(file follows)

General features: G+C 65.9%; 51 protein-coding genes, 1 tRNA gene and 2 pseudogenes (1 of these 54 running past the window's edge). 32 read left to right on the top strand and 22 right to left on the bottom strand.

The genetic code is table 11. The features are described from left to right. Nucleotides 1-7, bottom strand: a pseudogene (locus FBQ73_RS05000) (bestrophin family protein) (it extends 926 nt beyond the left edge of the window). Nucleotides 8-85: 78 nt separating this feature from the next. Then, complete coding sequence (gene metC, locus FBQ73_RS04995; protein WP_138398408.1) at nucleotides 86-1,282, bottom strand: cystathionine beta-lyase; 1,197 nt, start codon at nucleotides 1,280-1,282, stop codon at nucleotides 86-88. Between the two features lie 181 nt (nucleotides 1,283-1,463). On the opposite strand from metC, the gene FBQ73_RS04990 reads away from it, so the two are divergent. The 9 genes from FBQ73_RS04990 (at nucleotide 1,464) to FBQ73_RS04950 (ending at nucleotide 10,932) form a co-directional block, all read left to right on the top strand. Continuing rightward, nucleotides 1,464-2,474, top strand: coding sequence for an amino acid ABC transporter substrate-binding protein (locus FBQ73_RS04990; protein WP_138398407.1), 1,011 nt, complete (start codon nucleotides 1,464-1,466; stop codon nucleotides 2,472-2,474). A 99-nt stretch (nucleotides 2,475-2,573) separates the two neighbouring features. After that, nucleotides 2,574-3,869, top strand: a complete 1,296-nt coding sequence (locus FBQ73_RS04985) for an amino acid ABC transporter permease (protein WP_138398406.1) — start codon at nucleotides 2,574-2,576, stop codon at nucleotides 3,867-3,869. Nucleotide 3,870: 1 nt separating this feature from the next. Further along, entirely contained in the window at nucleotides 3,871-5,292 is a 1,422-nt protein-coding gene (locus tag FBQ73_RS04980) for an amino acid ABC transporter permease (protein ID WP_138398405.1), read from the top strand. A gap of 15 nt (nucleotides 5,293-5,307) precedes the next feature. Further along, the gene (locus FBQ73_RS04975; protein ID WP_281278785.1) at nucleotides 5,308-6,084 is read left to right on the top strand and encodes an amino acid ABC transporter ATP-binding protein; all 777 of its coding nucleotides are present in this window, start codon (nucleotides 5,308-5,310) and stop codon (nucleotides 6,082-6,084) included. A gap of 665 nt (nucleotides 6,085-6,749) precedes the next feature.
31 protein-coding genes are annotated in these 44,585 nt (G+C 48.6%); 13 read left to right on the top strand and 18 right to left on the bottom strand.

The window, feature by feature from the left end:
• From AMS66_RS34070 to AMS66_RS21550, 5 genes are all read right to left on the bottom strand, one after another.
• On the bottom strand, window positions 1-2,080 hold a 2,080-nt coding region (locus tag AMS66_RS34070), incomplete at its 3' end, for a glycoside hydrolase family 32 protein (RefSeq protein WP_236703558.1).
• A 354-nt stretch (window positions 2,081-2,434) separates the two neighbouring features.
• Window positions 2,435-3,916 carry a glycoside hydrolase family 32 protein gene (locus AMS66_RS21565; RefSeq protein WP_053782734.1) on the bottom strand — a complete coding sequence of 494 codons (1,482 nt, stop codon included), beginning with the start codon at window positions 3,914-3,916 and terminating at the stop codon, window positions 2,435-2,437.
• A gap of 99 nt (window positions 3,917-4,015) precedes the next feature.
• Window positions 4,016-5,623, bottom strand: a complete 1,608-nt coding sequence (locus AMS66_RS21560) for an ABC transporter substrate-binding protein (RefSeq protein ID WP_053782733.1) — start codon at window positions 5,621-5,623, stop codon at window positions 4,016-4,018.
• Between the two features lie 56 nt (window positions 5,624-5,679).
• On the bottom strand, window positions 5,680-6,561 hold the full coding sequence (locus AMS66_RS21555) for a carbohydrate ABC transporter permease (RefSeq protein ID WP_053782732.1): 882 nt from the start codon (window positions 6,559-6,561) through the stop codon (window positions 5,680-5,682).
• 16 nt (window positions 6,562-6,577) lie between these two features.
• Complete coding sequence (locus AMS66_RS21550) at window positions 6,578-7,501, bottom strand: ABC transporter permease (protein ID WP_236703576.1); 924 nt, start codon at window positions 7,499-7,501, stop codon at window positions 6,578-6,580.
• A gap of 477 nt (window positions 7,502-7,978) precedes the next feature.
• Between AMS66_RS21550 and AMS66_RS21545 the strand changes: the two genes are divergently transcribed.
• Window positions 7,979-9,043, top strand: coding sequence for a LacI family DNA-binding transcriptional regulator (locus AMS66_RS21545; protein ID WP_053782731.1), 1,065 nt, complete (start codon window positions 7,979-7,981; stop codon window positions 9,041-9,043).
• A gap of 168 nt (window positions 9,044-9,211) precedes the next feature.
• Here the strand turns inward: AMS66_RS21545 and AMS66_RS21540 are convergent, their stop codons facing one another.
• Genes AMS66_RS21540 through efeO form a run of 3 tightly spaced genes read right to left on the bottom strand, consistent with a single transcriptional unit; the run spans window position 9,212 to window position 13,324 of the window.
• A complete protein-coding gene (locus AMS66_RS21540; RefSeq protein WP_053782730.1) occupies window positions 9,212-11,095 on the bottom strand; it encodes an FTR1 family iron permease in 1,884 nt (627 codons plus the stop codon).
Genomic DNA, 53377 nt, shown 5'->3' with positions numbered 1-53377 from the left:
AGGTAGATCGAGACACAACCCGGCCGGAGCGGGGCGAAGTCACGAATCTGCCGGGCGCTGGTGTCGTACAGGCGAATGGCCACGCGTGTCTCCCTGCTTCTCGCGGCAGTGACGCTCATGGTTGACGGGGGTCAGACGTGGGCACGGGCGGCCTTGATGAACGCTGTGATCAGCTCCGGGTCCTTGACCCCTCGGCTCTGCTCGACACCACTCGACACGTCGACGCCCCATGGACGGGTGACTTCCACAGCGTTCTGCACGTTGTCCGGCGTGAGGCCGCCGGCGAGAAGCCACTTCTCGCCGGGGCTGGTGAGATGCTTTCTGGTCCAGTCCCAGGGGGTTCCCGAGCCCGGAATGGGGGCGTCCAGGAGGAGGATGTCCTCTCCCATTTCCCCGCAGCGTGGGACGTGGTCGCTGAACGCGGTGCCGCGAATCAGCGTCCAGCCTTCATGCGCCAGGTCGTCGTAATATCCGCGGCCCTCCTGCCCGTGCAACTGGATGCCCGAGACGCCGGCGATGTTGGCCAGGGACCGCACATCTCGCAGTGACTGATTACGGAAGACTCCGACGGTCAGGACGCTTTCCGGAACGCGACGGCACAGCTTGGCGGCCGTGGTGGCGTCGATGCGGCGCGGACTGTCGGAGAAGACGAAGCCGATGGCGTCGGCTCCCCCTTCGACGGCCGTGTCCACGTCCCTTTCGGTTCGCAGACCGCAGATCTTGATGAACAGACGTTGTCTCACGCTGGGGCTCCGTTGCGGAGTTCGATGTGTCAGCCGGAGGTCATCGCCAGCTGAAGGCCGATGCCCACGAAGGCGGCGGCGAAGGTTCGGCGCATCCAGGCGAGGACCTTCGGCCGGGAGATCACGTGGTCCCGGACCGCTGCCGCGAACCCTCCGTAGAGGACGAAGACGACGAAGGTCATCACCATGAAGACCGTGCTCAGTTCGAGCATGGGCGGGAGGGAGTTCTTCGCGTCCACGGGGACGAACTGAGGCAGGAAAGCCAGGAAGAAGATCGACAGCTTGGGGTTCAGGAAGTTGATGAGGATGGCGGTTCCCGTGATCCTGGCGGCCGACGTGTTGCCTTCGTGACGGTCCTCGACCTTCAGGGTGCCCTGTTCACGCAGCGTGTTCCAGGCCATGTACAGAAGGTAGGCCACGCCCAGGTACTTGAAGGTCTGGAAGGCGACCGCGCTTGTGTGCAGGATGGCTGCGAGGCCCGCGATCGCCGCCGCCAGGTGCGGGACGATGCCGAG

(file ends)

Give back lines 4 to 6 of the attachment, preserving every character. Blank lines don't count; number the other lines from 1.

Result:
The window, feature by feature from the left end:
• From AMS66_RS34070 to AMS66_RS21550, 5 genes are all read right to left on the bottom strand, one after another.
• On the bottom strand, window positions 1-2,080 hold a 2,080-nt coding region (locus tag AMS66_RS34070), incomplete at its 3' end, for a glycoside hydrolase family 32 protein (RefSeq protein WP_236703558.1).